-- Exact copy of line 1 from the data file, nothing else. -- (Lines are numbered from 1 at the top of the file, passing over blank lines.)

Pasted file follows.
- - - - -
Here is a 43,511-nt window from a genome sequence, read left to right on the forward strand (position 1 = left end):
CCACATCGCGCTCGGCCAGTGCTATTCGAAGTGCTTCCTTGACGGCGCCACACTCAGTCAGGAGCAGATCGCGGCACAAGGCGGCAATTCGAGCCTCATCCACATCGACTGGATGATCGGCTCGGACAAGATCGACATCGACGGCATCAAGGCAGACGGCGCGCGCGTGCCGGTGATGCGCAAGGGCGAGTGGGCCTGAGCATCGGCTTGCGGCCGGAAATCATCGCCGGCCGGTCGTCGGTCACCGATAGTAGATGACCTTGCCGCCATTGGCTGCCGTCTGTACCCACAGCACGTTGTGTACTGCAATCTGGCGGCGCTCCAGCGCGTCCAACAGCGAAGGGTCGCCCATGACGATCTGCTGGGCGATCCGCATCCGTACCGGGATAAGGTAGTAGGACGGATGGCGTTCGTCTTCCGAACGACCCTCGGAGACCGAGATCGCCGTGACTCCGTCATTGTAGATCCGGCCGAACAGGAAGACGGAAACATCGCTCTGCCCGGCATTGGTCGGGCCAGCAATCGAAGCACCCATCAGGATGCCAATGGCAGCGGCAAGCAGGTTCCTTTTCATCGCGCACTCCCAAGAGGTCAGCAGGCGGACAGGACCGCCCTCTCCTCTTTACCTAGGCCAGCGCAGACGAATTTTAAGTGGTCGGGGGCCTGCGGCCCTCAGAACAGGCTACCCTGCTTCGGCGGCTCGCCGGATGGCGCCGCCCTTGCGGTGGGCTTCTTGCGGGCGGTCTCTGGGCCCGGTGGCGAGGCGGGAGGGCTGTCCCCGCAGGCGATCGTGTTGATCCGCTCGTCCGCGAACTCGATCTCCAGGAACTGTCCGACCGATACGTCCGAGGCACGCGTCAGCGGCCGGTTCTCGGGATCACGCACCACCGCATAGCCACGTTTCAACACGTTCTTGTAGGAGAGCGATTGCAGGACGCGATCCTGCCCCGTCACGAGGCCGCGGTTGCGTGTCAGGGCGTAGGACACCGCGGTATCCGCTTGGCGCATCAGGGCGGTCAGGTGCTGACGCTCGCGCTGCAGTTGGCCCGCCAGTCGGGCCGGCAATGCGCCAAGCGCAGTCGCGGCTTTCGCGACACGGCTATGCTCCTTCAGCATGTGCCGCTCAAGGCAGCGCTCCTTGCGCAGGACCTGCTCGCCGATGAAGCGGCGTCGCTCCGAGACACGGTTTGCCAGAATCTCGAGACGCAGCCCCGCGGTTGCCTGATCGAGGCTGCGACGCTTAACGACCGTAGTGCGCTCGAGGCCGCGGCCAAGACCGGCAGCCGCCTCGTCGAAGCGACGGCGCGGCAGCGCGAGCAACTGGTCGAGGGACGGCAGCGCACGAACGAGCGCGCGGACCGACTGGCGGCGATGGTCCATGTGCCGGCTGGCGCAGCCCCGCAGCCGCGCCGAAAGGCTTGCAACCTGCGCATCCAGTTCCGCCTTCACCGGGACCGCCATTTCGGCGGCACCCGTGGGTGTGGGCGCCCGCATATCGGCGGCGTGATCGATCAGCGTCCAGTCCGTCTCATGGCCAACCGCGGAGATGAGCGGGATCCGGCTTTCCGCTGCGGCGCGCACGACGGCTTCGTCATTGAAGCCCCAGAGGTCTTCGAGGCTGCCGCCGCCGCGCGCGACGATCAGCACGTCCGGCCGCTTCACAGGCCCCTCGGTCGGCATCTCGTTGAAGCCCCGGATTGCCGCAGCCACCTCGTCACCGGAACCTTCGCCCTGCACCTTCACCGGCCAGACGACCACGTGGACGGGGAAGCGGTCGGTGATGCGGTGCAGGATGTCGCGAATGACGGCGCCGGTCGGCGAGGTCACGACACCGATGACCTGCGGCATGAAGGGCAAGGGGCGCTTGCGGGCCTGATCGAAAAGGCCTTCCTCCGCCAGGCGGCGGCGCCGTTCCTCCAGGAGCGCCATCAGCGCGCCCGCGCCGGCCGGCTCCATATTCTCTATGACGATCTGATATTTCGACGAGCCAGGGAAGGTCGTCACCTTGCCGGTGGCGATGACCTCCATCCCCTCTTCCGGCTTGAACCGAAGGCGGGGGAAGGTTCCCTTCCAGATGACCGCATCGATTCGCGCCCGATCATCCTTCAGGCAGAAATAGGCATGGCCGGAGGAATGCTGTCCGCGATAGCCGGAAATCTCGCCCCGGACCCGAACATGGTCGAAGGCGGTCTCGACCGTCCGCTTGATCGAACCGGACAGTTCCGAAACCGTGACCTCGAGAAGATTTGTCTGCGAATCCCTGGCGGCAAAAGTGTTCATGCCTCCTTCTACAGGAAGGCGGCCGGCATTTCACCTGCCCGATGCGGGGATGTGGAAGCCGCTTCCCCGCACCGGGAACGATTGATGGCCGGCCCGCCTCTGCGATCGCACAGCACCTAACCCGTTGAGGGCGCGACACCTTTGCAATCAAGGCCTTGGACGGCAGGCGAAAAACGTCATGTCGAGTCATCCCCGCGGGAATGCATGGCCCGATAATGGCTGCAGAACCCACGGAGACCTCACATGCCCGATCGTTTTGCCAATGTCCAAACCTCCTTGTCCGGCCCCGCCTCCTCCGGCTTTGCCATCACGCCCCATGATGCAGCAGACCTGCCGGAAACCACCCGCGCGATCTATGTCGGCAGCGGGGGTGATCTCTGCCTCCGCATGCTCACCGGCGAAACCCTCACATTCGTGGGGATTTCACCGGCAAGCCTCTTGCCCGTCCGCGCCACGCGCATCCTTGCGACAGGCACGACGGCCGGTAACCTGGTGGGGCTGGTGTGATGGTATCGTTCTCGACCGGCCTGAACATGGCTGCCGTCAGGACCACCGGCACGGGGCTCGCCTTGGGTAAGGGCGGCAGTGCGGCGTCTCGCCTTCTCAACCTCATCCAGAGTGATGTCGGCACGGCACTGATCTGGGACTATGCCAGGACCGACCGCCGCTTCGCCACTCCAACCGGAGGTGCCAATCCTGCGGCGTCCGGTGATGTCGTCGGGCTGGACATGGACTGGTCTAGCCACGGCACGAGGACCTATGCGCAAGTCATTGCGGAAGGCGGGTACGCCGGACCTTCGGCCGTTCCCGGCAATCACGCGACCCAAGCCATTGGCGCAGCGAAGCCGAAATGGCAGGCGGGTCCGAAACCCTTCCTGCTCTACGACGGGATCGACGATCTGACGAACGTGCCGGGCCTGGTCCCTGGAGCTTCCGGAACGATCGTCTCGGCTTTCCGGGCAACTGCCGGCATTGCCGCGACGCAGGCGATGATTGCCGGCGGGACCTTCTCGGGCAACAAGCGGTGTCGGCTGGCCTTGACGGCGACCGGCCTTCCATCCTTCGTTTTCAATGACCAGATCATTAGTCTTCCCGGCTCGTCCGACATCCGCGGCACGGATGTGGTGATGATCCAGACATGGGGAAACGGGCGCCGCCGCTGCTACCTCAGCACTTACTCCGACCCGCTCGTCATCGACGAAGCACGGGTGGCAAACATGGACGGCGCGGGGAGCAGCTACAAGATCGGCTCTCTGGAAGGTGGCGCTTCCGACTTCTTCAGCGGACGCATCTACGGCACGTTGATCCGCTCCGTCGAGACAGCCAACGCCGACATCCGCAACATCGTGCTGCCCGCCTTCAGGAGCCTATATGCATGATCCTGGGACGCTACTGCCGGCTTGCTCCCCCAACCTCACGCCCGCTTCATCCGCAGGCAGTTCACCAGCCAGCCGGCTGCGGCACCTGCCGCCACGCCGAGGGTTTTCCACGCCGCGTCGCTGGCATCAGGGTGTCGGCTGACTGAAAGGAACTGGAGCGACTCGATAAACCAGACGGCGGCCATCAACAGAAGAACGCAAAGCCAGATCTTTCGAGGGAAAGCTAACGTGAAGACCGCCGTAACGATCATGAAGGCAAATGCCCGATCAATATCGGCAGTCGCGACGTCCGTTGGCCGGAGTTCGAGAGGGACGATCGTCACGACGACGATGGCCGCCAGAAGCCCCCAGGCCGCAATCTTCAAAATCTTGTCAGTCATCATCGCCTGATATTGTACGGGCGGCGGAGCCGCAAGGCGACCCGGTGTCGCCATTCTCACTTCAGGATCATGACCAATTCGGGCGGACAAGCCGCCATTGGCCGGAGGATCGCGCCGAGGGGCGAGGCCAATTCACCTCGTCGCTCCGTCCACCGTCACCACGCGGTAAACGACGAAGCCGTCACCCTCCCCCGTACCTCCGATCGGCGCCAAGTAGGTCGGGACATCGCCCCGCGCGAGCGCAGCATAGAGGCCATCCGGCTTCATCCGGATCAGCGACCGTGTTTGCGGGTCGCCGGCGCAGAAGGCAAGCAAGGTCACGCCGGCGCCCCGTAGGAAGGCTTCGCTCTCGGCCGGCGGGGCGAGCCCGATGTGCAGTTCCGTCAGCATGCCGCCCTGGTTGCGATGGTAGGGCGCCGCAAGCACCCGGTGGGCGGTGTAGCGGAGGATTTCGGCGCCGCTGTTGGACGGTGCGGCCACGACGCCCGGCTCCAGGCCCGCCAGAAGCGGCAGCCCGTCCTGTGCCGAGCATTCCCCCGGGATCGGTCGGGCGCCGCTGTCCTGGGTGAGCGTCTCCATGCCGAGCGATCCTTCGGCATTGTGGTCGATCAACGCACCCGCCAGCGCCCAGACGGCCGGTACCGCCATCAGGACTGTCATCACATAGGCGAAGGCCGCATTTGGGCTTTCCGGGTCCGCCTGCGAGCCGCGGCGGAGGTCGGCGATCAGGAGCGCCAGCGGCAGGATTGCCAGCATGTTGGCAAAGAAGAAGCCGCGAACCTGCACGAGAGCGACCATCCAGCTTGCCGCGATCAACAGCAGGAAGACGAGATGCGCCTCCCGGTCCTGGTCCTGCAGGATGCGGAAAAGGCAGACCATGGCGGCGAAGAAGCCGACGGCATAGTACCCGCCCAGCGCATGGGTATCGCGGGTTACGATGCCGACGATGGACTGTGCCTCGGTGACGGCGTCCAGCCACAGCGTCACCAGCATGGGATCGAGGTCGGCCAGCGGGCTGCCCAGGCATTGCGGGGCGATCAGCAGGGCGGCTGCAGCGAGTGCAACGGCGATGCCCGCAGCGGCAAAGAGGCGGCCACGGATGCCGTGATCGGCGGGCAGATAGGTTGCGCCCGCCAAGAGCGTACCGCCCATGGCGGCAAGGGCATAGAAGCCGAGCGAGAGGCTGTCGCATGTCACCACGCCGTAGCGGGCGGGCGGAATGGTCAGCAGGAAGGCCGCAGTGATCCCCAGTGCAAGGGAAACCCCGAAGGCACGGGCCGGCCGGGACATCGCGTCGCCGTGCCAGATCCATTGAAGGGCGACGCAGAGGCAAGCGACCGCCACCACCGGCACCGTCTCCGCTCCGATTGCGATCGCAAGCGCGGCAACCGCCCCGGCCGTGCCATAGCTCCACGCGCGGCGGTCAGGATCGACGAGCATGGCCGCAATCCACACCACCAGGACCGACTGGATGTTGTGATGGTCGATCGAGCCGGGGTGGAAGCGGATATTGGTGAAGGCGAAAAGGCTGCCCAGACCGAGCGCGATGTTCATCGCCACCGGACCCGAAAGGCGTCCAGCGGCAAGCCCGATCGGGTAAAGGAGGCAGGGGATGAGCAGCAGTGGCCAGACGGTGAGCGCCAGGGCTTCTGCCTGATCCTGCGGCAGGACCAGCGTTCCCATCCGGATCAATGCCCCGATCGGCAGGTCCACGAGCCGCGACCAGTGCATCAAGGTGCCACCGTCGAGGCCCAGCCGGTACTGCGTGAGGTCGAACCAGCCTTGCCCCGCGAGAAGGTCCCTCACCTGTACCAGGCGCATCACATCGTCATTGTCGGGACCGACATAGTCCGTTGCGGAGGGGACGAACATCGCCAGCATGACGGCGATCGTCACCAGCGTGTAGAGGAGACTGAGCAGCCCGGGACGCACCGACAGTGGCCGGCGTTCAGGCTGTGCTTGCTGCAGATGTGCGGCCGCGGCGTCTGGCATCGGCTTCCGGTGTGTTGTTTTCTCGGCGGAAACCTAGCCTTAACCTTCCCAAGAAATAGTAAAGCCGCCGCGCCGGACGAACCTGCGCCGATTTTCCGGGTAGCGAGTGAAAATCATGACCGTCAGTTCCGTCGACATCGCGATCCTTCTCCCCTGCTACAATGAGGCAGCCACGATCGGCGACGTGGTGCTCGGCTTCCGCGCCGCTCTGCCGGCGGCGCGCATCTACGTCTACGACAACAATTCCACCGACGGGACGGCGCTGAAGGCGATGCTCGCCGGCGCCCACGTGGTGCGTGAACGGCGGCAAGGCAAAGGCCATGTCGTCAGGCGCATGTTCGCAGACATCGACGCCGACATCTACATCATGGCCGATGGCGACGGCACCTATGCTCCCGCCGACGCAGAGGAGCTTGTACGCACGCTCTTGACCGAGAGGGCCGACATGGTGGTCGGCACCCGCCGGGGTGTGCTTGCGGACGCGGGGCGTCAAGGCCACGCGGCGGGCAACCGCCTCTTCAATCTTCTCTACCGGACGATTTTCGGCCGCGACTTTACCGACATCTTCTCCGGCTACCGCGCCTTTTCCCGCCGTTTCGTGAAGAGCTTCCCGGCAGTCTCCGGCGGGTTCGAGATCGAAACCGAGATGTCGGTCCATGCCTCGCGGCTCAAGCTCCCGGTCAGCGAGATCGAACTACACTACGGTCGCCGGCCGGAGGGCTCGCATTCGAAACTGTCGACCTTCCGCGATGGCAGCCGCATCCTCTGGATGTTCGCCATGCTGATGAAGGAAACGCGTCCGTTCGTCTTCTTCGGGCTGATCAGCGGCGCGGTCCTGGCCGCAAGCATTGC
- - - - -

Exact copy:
Here is a 43,511-nt window from a genome sequence, read left to right on the forward strand (position 1 = left end):